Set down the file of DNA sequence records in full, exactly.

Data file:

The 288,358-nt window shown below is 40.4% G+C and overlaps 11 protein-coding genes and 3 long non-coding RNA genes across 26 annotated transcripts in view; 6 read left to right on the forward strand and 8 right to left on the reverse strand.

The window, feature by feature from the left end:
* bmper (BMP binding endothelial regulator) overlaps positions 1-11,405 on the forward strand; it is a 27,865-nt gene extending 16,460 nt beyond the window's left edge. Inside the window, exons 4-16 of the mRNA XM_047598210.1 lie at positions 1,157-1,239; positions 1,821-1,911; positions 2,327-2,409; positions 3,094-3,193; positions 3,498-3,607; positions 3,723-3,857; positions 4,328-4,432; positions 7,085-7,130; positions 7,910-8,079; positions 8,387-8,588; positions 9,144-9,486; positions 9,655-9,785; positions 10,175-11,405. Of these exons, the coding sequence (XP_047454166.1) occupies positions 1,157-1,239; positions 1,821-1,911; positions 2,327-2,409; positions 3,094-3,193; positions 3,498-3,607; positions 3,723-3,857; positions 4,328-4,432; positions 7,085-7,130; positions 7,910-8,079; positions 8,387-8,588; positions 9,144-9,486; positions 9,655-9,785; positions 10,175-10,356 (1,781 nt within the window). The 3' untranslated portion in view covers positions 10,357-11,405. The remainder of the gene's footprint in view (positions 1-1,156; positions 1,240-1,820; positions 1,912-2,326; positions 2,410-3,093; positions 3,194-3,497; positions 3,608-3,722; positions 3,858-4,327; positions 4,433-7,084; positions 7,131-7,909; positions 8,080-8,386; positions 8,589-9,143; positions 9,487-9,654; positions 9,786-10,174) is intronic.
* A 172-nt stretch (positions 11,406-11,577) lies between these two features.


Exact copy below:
The 288,358-nt window shown below is 40.4% G+C and overlaps 11 protein-coding genes and 3 long non-coding RNA genes across 26 annotated transcripts in view; 6 read left to right on the forward strand and 8 right to left on the reverse strand.

The window, feature by feature from the left end:
* bmper (BMP binding endothelial regulator) overlaps positions 1-11,405 on the forward strand; it is a 27,865-nt gene extending 16,460 nt beyond the window's left edge. Inside the window, exons 4-16 of the mRNA XM_047598210.1 lie at positions 1,157-1,239; positions 1,821-1,911; positions 2,327-2,409; positions 3,094-3,193; positions 3,498-3,607; positions 3,723-3,857; positions 4,328-4,432; positions 7,085-7,130; positions 7,910-8,079; positions 8,387-8,588; positions 9,144-9,486; positions 9,655-9,785; positions 10,175-11,405. Of these exons, the coding sequence (XP_047454166.1) occupies positions 1,157-1,239; positions 1,821-1,911; positions 2,327-2,409; positions 3,094-3,193; positions 3,498-3,607; positions 3,723-3,857; positions 4,328-4,432; positions 7,085-7,130; positions 7,910-8,079; positions 8,387-8,588; positions 9,144-9,486; positions 9,655-9,785; positions 10,175-10,356 (1,781 nt within the window). The 3' untranslated portion in view covers positions 10,357-11,405. The remainder of the gene's footprint in view (positions 1-1,156; positions 1,240-1,820; positions 1,912-2,326; positions 2,410-3,093; positions 3,194-3,497; positions 3,608-3,722; positions 3,858-4,327; positions 4,433-7,084; positions 7,131-7,909; positions 8,080-8,386; positions 8,589-9,143; positions 9,487-9,654; positions 9,786-10,174) is intronic.
* A 172-nt stretch (positions 11,406-11,577) lies between these two features.